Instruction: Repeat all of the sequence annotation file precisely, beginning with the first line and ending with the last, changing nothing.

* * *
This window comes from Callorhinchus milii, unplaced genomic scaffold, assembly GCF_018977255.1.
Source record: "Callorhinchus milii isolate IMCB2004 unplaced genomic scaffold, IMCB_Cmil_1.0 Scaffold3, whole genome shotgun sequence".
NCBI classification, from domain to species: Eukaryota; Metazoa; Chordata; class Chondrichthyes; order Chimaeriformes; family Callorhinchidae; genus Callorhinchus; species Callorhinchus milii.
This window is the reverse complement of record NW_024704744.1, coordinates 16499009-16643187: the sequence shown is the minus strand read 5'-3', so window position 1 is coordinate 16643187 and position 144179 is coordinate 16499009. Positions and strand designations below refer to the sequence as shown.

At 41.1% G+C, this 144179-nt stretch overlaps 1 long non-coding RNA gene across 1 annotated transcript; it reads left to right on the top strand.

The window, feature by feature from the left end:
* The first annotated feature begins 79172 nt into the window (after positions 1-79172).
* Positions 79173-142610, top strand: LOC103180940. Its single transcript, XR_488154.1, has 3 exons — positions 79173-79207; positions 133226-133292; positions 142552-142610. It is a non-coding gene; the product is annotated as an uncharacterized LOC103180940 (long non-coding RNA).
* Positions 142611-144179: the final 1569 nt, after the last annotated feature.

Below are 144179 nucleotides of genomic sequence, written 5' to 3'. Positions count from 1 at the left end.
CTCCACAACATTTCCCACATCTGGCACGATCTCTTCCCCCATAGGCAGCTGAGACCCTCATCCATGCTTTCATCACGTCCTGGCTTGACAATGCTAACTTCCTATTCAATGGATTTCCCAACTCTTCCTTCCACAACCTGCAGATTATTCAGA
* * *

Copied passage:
This window comes from Callorhinchus milii, unplaced genomic scaffold, assembly GCF_018977255.1.
Source record: "Callorhinchus milii isolate IMCB2004 unplaced genomic scaffold, IMCB_Cmil_1.0 Scaffold3, whole genome shotgun sequence".
NCBI classification, from domain to species: Eukaryota; Metazoa; Chordata; class Chondrichthyes; order Chimaeriformes; family Callorhinchidae; genus Callorhinchus; species Callorhinchus milii.
This window is the reverse complement of record NW_024704744.1, coordinates 16499009-16643187: the sequence shown is the minus strand read 5'-3', so window position 1 is coordinate 16643187 and position 144179 is coordinate 16499009. Positions and strand designations below refer to the sequence as shown.

At 41.1% G+C, this 144179-nt stretch overlaps 1 long non-coding RNA gene across 1 annotated transcript; it reads left to right on the top strand.

The window, feature by feature from the left end:
* The first annotated feature begins 79172 nt into the window (after positions 1-79172).
* Positions 79173-142610, top strand: LOC103180940. Its single transcript, XR_488154.1, has 3 exons — positions 79173-79207; positions 133226-133292; positions 142552-142610. It is a non-coding gene; the product is annotated as an uncharacterized LOC103180940 (long non-coding RNA).
* Positions 142611-144179: the final 1569 nt, after the last annotated feature.

Below are 144179 nucleotides of genomic sequence, written 5' to 3'. Positions count from 1 at the left end.
CTCCACAACATTTCCCACATCTGGCACGATCTCTTCCCCCATAGGCAGCTGAGACCCTCATCCATGCTTTCATCACGTCCTGGCTTGACAATGCTAACTTCCTATTCAATGGATTTCCCAACTCTTCCTTCCACAACCTGCAGATTATTCAGA